OSH/2
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< OSH

You are planning to drive along a limitedaccess highway and want to be prepared for fuelling up in case your fuel tank runs low. Below is a map of the part of the road in which you expect to be running low on gas. Note: a limitedaccess highway is a highway which you can only get on/off at entrance/exit ramps and there is no option of making Uturns between exits.
 As a warmup exercise, consider the function $d(x)$ that gives the distance from a point on the xaxis $(x, 0)$ to the point $(2,3)$. Write down an expression for $d(x)$ and plot it. Use asymptotics to make sure that you get the correct behaviour of the function as $x \to \infty$ and $x \to \infty$.
 Using the distances in the map below, consider the function $d_{crow}(x)$ that gives the distance from a point on the highway $x$ km from the start of the drive ($x=0$) to the nearest gas station assuming that you are in a 4x4 vehicle that can drive offroad in a straight line from the point $x$ to the nearest gas station. Plot $d_{crow}(x)$. You do not have to write down an expression for this function and the plot does not have to be precise (let's call it a sketch). However, the scales on the axes should be realistic and important features (in particular, the x and d coordinates of minima and maxima) should be clearly marked and accurate. Note: the subscript "crow" is a reference to the idiom "as the crow flies".
 Is $d_{crow}(x)$ a continuous function? Explain your answer, in particular, any claims about continuity (or lack thereof) at locations where the nearest gas station changes.
 Is $d_{crow}(x)$ a differentiable function? Explain your answer, making reference to any/all points at which the function is not differentiable.
 Again using the map below, consider the function $d_{drive}(x)$ that gives the distance from a point on the highway $x$ km from the start of the drive to the nearest gas station assuming that you are following the highway and roads to the nearest gas station according to the usual laws and traditions. Plot $d_{drive}(x)$. As before, you do not have to write down an expression for this function and the plot does not have to be precise (let's call it a sketch). However, the scales on the axes should be realistic and important features (in particular, the x and d coordinates of minima and maxima) should be clearly marked and accurate. You can assume that all ramps are short enough that the distance driven along them can be ignored.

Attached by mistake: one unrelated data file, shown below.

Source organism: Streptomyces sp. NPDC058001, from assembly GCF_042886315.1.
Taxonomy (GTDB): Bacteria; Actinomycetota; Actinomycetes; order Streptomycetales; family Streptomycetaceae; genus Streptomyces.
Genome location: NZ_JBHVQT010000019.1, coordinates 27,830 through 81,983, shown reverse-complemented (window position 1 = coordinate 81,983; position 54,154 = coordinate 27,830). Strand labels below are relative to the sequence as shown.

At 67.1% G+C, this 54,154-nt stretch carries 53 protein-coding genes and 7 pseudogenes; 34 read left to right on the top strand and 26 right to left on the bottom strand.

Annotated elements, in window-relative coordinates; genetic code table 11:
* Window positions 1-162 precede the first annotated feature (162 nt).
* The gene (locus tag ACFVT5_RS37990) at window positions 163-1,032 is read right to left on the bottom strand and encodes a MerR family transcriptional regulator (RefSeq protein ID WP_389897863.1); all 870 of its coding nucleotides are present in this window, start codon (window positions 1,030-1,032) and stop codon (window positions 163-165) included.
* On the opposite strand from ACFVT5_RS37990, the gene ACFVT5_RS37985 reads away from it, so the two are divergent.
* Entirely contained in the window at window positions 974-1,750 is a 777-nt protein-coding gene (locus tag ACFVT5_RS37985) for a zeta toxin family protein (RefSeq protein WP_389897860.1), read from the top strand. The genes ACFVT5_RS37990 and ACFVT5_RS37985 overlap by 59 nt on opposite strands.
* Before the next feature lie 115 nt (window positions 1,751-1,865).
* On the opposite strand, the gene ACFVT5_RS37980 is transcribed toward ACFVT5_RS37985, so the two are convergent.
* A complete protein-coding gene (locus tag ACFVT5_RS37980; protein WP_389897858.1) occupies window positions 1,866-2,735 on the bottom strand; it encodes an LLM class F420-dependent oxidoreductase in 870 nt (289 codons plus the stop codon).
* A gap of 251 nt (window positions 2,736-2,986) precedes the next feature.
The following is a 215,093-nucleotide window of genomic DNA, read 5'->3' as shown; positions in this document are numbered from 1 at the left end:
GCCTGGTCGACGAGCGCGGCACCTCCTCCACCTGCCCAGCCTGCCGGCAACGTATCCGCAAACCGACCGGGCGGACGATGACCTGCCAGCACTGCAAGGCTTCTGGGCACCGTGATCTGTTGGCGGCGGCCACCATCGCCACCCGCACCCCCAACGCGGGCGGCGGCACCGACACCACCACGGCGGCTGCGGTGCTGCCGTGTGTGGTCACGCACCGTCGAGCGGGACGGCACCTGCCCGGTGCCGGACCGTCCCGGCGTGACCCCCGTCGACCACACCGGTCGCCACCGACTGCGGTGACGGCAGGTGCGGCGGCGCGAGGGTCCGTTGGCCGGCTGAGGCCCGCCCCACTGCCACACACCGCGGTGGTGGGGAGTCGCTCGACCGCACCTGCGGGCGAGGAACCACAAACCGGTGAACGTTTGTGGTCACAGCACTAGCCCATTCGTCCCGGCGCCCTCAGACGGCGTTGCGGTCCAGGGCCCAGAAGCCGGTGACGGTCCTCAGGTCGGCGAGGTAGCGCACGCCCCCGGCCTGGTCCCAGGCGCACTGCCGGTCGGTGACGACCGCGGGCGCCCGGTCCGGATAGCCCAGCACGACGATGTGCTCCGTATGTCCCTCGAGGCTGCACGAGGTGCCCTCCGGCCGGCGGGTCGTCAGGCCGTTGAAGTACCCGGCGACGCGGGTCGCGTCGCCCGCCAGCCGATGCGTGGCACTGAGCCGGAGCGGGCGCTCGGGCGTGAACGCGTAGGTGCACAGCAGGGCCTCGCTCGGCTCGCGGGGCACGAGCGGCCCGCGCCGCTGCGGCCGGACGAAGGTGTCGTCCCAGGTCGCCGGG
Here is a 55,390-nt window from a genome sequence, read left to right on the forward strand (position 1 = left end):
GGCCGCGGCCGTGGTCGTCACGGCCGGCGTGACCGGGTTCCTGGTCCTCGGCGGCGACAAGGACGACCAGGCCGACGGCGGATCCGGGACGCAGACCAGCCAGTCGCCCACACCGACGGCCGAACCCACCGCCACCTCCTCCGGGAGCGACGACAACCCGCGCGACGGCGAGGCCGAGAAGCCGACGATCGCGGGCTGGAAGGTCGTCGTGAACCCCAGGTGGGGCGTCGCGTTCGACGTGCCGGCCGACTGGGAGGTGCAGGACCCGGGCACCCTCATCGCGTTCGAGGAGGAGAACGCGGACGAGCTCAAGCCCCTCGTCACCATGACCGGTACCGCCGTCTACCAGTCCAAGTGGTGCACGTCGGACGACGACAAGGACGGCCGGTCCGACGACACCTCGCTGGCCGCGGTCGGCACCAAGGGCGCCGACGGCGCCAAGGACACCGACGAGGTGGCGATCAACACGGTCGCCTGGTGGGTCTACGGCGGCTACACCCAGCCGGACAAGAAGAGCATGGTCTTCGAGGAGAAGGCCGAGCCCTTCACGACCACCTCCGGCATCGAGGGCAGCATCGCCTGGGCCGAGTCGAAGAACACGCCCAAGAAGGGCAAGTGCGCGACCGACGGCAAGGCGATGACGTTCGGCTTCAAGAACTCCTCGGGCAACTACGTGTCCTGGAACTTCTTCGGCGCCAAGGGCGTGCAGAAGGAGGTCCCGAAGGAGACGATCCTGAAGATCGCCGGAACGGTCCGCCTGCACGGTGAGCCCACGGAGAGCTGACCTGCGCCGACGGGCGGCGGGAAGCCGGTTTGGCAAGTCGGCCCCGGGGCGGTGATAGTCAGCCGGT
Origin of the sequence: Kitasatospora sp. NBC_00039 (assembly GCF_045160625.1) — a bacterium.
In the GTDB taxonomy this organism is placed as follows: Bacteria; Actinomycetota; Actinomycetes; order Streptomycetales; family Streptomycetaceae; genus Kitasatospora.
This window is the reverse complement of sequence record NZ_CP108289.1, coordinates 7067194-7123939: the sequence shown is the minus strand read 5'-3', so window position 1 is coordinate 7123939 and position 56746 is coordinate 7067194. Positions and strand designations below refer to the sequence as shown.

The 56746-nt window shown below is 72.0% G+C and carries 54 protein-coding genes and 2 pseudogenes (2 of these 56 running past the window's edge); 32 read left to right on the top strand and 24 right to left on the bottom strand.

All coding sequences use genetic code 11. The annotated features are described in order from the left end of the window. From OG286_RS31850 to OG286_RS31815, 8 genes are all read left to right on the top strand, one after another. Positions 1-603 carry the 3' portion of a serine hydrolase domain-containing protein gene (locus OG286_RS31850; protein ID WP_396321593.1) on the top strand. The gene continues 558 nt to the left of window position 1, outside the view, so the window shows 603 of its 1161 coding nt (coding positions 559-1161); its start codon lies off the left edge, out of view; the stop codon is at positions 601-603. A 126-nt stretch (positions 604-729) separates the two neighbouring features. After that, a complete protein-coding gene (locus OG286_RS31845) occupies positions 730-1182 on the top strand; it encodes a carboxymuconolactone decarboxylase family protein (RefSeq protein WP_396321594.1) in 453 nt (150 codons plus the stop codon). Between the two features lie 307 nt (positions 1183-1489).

Is $d_{drive}(x)$ a continuous function? Explain your answer, in particular, any claims about continuity (or lack thereof) at locations where the nearest gas station changes.
 Is $d_{drive}(x)$ a differentiable function? Explain your answer, making reference to any/all points at which the function is not differentiable.

Bears search for berries that grow in patches that can be spread out across a large area. A bear will spend time in one patch gathering food before moving to another patch. The number of berries collected in a patch depends on the amount of time spent in the patch:
$$B(t)=\frac{At}{k+t}$$ where $B(t)$ is the number of berries collected at the end of $t$ units of time spent in the patch. The constants $A$ and $k$ are positive. Consider that as a bear spends more time in a patch and collects the available berries, it becomes more difficult to find the remaining berries. This feature is known as diminishing returns.
 Using the definition of the derivative, calculate $\frac{dB}{dt}$ for arbitrary $t$. Your answer should depend on the unspecified constants $A$ and $k$.
 For what values of $t$ is this derivative positive? negative? What does this mean in terms of the bear's berrypicking efforts?
 Relate the difficulty of finding berries to the derivative of $B(t)$. That is, what trend in the derivative would indicate that it is getting harder to find berries?
See the related example if you are not sure what is expected of you in terms of "good mathematical communication".